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Voalavo

Voalavo

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2023-07-18 Snargl 0 minute 0 second

Where does the Voalavo live?

The Voalavo is a genus of rodents that belongs to the family Nesomyidae and the subfamily Nesomyinae.
The genus was first described in 1998 and contains two species: the northern voalavo ( Voalavo gymnocaudus ) and the eastern voalavo ( Voalavo antsahabensis ).
Both species are endemic to Madagascar, which means they are only found on this island.

The northern voalavo lives in the Northern Highlands of Madagascar, in the province of Antsiranana.
It has been recorded from two mountain ranges: the Anjanaharibe-Sud Reserve and the Marojejy National Park.
The eastern voalavo lives in the central-eastern part of Madagascar, in the province of Antananarivo.
It has been recorded from the Anjozorobe forest.

Both species of Voalavo are small rodents with a gray and soft fur, a white or light gray belly, and a tail that is partly white at the tip.
They have a delicate skull and no tuft of hair at the end of the tail, unlike some of their relatives in the genus Eliurus.
They are nocturnal animals that feed on seeds and other plant parts.
They can climb on thin lianas and may live in nests on the ground or in the leaf litter.

The Voalavo are threatened by habitat loss due to slash-and-burn agriculture, logging, and mining.
They are also vulnerable to predation by introduced animals such as dogs and cats.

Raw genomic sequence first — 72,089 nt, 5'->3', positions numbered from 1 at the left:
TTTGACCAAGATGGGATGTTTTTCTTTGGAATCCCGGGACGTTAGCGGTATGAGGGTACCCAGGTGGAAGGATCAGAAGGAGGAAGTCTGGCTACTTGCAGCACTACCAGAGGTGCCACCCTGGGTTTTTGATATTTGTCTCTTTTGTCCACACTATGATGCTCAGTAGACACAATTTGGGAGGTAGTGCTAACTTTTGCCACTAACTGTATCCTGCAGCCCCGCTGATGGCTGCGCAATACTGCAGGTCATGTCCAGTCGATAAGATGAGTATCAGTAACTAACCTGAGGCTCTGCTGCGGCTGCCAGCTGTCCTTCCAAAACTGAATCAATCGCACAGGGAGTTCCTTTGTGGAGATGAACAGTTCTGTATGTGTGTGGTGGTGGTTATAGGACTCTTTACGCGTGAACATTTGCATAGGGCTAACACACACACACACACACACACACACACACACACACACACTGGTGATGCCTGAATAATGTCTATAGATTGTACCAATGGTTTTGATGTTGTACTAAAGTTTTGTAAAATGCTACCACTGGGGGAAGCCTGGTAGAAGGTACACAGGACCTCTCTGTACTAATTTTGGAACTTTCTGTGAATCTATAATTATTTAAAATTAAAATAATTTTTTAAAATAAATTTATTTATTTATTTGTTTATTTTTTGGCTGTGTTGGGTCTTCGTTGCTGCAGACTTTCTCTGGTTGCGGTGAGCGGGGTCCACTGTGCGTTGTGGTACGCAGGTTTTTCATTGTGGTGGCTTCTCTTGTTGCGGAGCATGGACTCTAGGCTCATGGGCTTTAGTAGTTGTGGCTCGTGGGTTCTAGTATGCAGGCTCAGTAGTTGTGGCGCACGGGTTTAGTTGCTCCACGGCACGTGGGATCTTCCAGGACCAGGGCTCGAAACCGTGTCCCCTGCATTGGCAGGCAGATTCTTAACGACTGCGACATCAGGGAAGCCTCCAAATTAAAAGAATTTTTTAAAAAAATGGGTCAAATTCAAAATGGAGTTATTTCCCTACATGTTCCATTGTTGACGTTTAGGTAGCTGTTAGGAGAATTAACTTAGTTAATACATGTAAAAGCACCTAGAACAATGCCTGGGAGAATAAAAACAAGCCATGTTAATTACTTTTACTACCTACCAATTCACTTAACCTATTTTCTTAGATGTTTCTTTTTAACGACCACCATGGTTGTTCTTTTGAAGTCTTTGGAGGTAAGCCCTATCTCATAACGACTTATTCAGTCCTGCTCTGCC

The northern voalavo is classified as vulnerable and the eastern voalavo as endangered by the International Union for Conservation of Nature (IUCN).
Conservation efforts are needed to protect these unique and rare rodents of Madagascar.
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What does the Voalavo look like?

The Voalavo are nocturnal and arboreal, spending most of their time in the canopy of the forest.

They feed mainly on fruits, seeds, and insects, and use their long tails for balance and grasping.

They are social and form small groups that share nests made of leaves and twigs.

They communicate with each other using vocalizations and scent marks.

The breeding season is from October to December, and the gestation period is about 21 days.

The litter size is usually two or three, and the young are weaned after about four weeks.

The lifespan of the Voalavo is unknown, but it is probably less than two years.
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